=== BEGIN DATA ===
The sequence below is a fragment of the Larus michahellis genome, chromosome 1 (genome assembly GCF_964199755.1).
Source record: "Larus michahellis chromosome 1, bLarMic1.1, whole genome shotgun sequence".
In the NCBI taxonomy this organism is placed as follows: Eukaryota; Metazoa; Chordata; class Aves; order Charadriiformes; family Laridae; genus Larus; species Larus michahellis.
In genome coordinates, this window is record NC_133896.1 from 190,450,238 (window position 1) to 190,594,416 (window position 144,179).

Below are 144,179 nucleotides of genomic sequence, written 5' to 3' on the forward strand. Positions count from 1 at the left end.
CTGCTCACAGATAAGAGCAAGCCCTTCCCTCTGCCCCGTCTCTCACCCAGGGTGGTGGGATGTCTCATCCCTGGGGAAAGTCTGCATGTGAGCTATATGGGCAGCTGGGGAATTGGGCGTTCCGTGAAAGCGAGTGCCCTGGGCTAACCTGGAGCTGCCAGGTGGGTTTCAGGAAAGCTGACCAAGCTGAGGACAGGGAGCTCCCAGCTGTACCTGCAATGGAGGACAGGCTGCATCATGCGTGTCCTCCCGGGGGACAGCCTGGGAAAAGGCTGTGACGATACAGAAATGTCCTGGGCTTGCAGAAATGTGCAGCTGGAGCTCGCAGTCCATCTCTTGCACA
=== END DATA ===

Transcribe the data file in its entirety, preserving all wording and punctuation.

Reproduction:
The sequence below is a fragment of the Larus michahellis genome, chromosome 1 (genome assembly GCF_964199755.1).
Source record: "Larus michahellis chromosome 1, bLarMic1.1, whole genome shotgun sequence".
In the NCBI taxonomy this organism is placed as follows: Eukaryota; Metazoa; Chordata; class Aves; order Charadriiformes; family Laridae; genus Larus; species Larus michahellis.
In genome coordinates, this window is record NC_133896.1 from 190,450,238 (window position 1) to 190,594,416 (window position 144,179).

Below are 144,179 nucleotides of genomic sequence, written 5' to 3' on the forward strand. Positions count from 1 at the left end.
CTGCTCACAGATAAGAGCAAGCCCTTCCCTCTGCCCCGTCTCTCACCCAGGGTGGTGGGATGTCTCATCCCTGGGGAAAGTCTGCATGTGAGCTATATGGGCAGCTGGGGAATTGGGCGTTCCGTGAAAGCGAGTGCCCTGGGCTAACCTGGAGCTGCCAGGTGGGTTTCAGGAAAGCTGACCAAGCTGAGGACAGGGAGCTCCCAGCTGTACCTGCAATGGAGGACAGGCTGCATCATGCGTGTCCTCCCGGGGGACAGCCTGGGAAAAGGCTGTGACGATACAGAAATGTCCTGGGCTTGCAGAAATGTGCAGCTGGAGCTCGCAGTCCATCTCTTGCACA